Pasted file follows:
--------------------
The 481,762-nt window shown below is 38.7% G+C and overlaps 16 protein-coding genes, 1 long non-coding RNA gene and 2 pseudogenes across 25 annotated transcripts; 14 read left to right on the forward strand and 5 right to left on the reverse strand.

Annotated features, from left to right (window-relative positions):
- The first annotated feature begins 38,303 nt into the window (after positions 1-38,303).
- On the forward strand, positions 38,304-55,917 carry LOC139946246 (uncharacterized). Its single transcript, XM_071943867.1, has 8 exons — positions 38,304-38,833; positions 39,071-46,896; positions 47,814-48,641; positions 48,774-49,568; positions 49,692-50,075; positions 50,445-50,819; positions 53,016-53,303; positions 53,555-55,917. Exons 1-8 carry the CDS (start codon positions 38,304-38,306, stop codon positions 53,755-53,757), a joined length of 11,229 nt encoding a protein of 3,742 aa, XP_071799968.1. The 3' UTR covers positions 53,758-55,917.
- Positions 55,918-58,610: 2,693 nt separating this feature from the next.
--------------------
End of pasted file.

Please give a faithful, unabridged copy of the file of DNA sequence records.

The 481,762-nt window shown below is 38.7% G+C and overlaps 16 protein-coding genes, 1 long non-coding RNA gene and 2 pseudogenes across 25 annotated transcripts; 14 read left to right on the forward strand and 5 right to left on the reverse strand.

Annotated features, from left to right (window-relative positions):
- The first annotated feature begins 38,303 nt into the window (after positions 1-38,303).
- On the forward strand, positions 38,304-55,917 carry LOC139946246 (uncharacterized). Its single transcript, XM_071943867.1, has 8 exons — positions 38,304-38,833; positions 39,071-46,896; positions 47,814-48,641; positions 48,774-49,568; positions 49,692-50,075; positions 50,445-50,819; positions 53,016-53,303; positions 53,555-55,917. Exons 1-8 carry the CDS (start codon positions 38,304-38,306, stop codon positions 53,755-53,757), a joined length of 11,229 nt encoding a protein of 3,742 aa, XP_071799968.1. The 3' UTR covers positions 53,758-55,917.
- Positions 55,918-58,610: 2,693 nt separating this feature from the next.